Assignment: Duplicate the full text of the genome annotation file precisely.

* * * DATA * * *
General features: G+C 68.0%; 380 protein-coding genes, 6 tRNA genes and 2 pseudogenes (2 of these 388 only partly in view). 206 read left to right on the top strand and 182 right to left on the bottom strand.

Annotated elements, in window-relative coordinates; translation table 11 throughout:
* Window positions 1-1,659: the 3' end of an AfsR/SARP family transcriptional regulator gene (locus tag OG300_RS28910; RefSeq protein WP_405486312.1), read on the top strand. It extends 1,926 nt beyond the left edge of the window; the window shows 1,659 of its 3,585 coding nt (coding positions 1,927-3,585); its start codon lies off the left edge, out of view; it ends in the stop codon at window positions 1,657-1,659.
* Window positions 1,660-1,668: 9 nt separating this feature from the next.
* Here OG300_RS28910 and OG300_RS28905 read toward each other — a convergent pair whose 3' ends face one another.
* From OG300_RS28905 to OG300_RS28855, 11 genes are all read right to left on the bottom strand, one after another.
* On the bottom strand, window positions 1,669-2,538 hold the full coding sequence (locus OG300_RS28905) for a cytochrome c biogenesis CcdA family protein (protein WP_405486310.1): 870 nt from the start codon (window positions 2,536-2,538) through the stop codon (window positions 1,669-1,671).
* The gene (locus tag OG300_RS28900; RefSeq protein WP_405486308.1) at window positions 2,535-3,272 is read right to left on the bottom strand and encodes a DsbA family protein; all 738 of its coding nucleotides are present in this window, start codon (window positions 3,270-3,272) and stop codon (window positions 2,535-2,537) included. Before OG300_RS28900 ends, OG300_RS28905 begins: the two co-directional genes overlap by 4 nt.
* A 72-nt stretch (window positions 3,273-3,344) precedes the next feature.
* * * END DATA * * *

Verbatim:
General features: G+C 68.0%; 380 protein-coding genes, 6 tRNA genes and 2 pseudogenes (2 of these 388 only partly in view). 206 read left to right on the top strand and 182 right to left on the bottom strand.

Annotated elements, in window-relative coordinates; translation table 11 throughout:
* Window positions 1-1,659: the 3' end of an AfsR/SARP family transcriptional regulator gene (locus tag OG300_RS28910; RefSeq protein WP_405486312.1), read on the top strand. It extends 1,926 nt beyond the left edge of the window; the window shows 1,659 of its 3,585 coding nt (coding positions 1,927-3,585); its start codon lies off the left edge, out of view; it ends in the stop codon at window positions 1,657-1,659.
* Window positions 1,660-1,668: 9 nt separating this feature from the next.
* Here OG300_RS28910 and OG300_RS28905 read toward each other — a convergent pair whose 3' ends face one another.
* From OG300_RS28905 to OG300_RS28855, 11 genes are all read right to left on the bottom strand, one after another.
* On the bottom strand, window positions 1,669-2,538 hold the full coding sequence (locus OG300_RS28905) for a cytochrome c biogenesis CcdA family protein (protein WP_405486310.1): 870 nt from the start codon (window positions 2,536-2,538) through the stop codon (window positions 1,669-1,671).
* The gene (locus tag OG300_RS28900; RefSeq protein WP_405486308.1) at window positions 2,535-3,272 is read right to left on the bottom strand and encodes a DsbA family protein; all 738 of its coding nucleotides are present in this window, start codon (window positions 3,270-3,272) and stop codon (window positions 2,535-2,537) included. Before OG300_RS28900 ends, OG300_RS28905 begins: the two co-directional genes overlap by 4 nt.
* A 72-nt stretch (window positions 3,273-3,344) precedes the next feature.